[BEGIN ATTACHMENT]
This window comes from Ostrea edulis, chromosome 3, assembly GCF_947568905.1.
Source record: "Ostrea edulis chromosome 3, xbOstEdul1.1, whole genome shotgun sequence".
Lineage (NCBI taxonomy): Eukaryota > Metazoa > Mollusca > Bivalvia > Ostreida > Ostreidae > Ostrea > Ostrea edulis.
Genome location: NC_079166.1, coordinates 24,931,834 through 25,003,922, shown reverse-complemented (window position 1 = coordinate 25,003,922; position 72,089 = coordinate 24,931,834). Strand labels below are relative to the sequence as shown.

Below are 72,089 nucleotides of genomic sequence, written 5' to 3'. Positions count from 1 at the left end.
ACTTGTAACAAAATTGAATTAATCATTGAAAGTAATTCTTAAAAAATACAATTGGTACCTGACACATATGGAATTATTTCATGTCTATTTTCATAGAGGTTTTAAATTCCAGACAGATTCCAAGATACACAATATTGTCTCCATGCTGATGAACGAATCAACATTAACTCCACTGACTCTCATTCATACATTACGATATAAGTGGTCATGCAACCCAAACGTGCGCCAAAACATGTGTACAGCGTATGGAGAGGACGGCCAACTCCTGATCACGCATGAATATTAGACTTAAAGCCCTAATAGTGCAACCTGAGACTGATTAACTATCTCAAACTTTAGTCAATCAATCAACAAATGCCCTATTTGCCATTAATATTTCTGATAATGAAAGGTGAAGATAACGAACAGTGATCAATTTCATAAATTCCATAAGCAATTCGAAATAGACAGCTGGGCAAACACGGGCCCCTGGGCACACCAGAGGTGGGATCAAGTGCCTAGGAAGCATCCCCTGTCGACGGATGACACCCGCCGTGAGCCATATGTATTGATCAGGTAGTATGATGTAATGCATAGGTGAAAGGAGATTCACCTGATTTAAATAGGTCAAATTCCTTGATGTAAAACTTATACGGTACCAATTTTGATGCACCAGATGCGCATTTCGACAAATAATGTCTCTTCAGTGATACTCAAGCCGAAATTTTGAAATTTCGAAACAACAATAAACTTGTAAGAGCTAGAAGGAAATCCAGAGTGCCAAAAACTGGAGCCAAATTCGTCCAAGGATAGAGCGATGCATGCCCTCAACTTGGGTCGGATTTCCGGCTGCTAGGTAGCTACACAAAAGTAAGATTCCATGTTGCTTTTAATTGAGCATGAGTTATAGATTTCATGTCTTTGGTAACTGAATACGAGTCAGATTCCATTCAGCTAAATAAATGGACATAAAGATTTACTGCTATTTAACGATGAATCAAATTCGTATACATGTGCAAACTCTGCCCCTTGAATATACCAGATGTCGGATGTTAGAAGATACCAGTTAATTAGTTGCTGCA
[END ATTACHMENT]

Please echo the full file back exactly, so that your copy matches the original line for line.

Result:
This window comes from Ostrea edulis, chromosome 3, assembly GCF_947568905.1.
Source record: "Ostrea edulis chromosome 3, xbOstEdul1.1, whole genome shotgun sequence".
Lineage (NCBI taxonomy): Eukaryota > Metazoa > Mollusca > Bivalvia > Ostreida > Ostreidae > Ostrea > Ostrea edulis.
Genome location: NC_079166.1, coordinates 24,931,834 through 25,003,922, shown reverse-complemented (window position 1 = coordinate 25,003,922; position 72,089 = coordinate 24,931,834). Strand labels below are relative to the sequence as shown.

Below are 72,089 nucleotides of genomic sequence, written 5' to 3'. Positions count from 1 at the left end.
ACTTGTAACAAAATTGAATTAATCATTGAAAGTAATTCTTAAAAAATACAATTGGTACCTGACACATATGGAATTATTTCATGTCTATTTTCATAGAGGTTTTAAATTCCAGACAGATTCCAAGATACACAATATTGTCTCCATGCTGATGAACGAATCAACATTAACTCCACTGACTCTCATTCATACATTACGATATAAGTGGTCATGCAACCCAAACGTGCGCCAAAACATGTGTACAGCGTATGGAGAGGACGGCCAACTCCTGATCACGCATGAATATTAGACTTAAAGCCCTAATAGTGCAACCTGAGACTGATTAACTATCTCAAACTTTAGTCAATCAATCAACAAATGCCCTATTTGCCATTAATATTTCTGATAATGAAAGGTGAAGATAACGAACAGTGATCAATTTCATAAATTCCATAAGCAATTCGAAATAGACAGCTGGGCAAACACGGGCCCCTGGGCACACCAGAGGTGGGATCAAGTGCCTAGGAAGCATCCCCTGTCGACGGATGACACCCGCCGTGAGCCATATGTATTGATCAGGTAGTATGATGTAATGCATAGGTGAAAGGAGATTCACCTGATTTAAATAGGTCAAATTCCTTGATGTAAAACTTATACGGTACCAATTTTGATGCACCAGATGCGCATTTCGACAAATAATGTCTCTTCAGTGATACTCAAGCCGAAATTTTGAAATTTCGAAACAACAATAAACTTGTAAGAGCTAGAAGGAAATCCAGAGTGCCAAAAACTGGAGCCAAATTCGTCCAAGGATAGAGCGATGCATGCCCTCAACTTGGGTCGGATTTCCGGCTGCTAGGTAGCTACACAAAAGTAAGATTCCATGTTGCTTTTAATTGAGCATGAGTTATAGATTTCATGTCTTTGGTAACTGAATACGAGTCAGATTCCATTCAGCTAAATAAATGGACATAAAGATTTACTGCTATTTAACGATGAATCAAATTCGTATACATGTGCAAACTCTGCCCCTTGAATATACCAGATGTCGGATGTTAGAAGATACCAGTTAATTAGTTGCTGCA